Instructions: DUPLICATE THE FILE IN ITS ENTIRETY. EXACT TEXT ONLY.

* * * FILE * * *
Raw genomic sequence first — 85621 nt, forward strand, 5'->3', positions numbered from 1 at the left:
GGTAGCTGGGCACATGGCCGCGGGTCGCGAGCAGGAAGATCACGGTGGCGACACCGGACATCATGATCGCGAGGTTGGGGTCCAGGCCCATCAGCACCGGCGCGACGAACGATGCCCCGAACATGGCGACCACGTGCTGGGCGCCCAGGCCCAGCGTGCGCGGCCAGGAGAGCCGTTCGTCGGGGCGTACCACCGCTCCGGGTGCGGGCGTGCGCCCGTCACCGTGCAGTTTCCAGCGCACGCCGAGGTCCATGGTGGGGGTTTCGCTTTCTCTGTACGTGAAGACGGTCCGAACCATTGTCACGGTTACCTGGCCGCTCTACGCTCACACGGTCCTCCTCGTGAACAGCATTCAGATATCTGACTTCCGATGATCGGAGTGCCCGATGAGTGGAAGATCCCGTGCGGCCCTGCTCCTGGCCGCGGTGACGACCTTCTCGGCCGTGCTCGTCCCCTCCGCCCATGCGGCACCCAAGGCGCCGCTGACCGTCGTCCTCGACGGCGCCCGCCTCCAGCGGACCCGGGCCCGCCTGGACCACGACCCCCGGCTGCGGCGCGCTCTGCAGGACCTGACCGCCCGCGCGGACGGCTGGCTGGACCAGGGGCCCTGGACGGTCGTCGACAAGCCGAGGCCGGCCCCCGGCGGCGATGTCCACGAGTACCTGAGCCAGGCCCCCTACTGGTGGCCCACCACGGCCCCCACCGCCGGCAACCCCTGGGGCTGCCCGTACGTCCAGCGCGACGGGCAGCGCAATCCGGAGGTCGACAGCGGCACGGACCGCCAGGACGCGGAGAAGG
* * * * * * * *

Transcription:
Raw genomic sequence first — 85621 nt, forward strand, 5'->3', positions numbered from 1 at the left:
GGTAGCTGGGCACATGGCCGCGGGTCGCGAGCAGGAAGATCACGGTGGCGACACCGGACATCATGATCGCGAGGTTGGGGTCCAGGCCCATCAGCACCGGCGCGACGAACGATGCCCCGAACATGGCGACCACGTGCTGGGCGCCCAGGCCCAGCGTGCGCGGCCAGGAGAGCCGTTCGTCGGGGCGTACCACCGCTCCGGGTGCGGGCGTGCGCCCGTCACCGTGCAGTTTCCAGCGCACGCCGAGGTCCATGGTGGGGGTTTCGCTTTCTCTGTACGTGAAGACGGTCCGAACCATTGTCACGGTTACCTGGCCGCTCTACGCTCACACGGTCCTCCTCGTGAACAGCATTCAGATATCTGACTTCCGATGATCGGAGTGCCCGATGAGTGGAAGATCCCGTGCGGCCCTGCTCCTGGCCGCGGTGACGACCTTCTCGGCCGTGCTCGTCCCCTCCGCCCATGCGGCACCCAAGGCGCCGCTGACCGTCGTCCTCGACGGCGCCCGCCTCCAGCGGACCCGGGCCCGCCTGGACCACGACCCCCGGCTGCGGCGCGCTCTGCAGGACCTGACCGCCCGCGCGGACGGCTGGCTGGACCAGGGGCCCTGGACGGTCGTCGACAAGCCGAGGCCGGCCCCCGGCGGCGATGTCCACGAGTACCTGAGCCAGGCCCCCTACTGGTGGCCCACCACGGCCCCCACCGCCGGCAACCCCTGGGGCTGCCCGTACGTCCAGCGCGACGGGCAGCGCAATCCGGAGGTCGACAGCGGCACGGACCGCCAGGACGCGGAGAAGG